After crossing two lines of trenches occupied by the 58th Infantry, with heavy rifle fire they charged and occupied the front line of the enemy`s trenches. After a short halt the attack was continued and another trench about 100 yards further on was captured. The battalion advanced further and was reorganised on a road by the orchard. During the advance 2nd Lieut Ellis was seriously wounded and about 20 men killed and wounded.

A line was occupied, and a reconnaissance conducted about 20 yards to the rear of the orchard. Tools were sent up to the newly held trench an hour or so later. It is written that the night was very wet and cold and the men only had minimum rations.

The line was held throughout the night, but they did suffer some casualties from bombs that were thrown from a German trench running obliquely to their right flank. At 07.00am on the 22nd December a Company was withdrawn from the Northamptons line due to the trenches being overcrowded.

Shortly after day break a very strong German attack developed from the direction of LA QUINQUE RUE and by 10.00am the line became untenable chiefly owing to the enfilade fire (flanking fire) from the right flank which was very exposed.

After suffering very heavy losses and putting up a very stubborn defence, the retirement of the line commenced from the left and about 300 men succeeded in reaching the Rue do Bois.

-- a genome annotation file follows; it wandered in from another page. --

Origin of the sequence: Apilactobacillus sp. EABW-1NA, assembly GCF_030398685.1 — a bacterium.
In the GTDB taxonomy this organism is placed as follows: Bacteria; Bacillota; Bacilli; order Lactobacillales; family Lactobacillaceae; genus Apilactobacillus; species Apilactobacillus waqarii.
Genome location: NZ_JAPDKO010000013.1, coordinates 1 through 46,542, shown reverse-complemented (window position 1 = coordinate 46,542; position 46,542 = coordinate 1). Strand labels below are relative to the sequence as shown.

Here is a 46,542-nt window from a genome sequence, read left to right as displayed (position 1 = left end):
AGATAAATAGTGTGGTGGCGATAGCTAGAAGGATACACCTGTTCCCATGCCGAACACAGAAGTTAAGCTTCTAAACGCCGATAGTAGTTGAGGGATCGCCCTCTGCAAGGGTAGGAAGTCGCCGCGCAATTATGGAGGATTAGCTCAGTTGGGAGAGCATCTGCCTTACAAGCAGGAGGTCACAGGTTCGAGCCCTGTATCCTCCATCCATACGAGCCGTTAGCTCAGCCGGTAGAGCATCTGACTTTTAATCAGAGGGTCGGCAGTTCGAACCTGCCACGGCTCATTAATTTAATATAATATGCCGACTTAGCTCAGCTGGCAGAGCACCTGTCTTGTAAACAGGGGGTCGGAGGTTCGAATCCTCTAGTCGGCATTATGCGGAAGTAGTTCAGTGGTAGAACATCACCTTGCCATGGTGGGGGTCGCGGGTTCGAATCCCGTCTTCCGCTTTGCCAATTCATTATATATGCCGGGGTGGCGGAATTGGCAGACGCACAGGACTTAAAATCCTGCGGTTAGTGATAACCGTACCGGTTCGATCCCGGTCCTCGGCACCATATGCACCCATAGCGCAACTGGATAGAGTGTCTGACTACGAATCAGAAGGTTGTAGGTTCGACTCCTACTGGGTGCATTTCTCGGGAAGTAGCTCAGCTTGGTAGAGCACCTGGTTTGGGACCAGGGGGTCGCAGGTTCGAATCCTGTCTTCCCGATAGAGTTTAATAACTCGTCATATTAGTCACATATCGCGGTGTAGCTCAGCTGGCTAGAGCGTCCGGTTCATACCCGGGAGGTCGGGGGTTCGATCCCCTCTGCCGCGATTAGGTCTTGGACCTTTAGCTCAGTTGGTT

The Battalion was collected and reformed on Rue de L`Epinette, the Machine Gun detachment cooperating with the Northamptons went up in support and a line was held by them roughly on the line when the attack had started on the night before. At about 15.00pm the battalion was withdrawn and went into billets at La Couture.

The battalion losses from this action were heavy. Captains Smart and Graham killed. Captains (DeCantect), Lieutenant Batty-Smith, 2nd Lieutenant Gilliland were all missing. Captain Hay was slightly wounded. There were 408 other ranks killed, wounded or missing.

Sadly, Private Robert Lawson was one of the men posted as missing. The news was conveyed to his family back in Preston in January 1915.

Finally, in early September 1915 his family received confirmation from the Authorities that for official purposes Robert was presumed to have died on the 22nd December 1914.

A brief article with a photograph of Robert was published in the local paper on the 18 September, 1915.

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​​​Robert`s body was never recovered from the battlefield and so his name was recorded on the Le Touret Memorial.

He was awarded the 1914/15 Star, British War and Victory Medals for his sacrifice for his country.

Janet Davis

Janet Davis

Janet Davis has been researching her family history for many years and through this she discovered many relatives who served in WW1. This interest then led Janet to do many walking the battlefield tours with her husband. In April 2013 she discovered this website and volunteered to help. Janet believes that there are lots of stories still to be told, most of them very sad but at the same time they are a fascinating insight into the men, their families, what they did and where they came from.
Janet Davis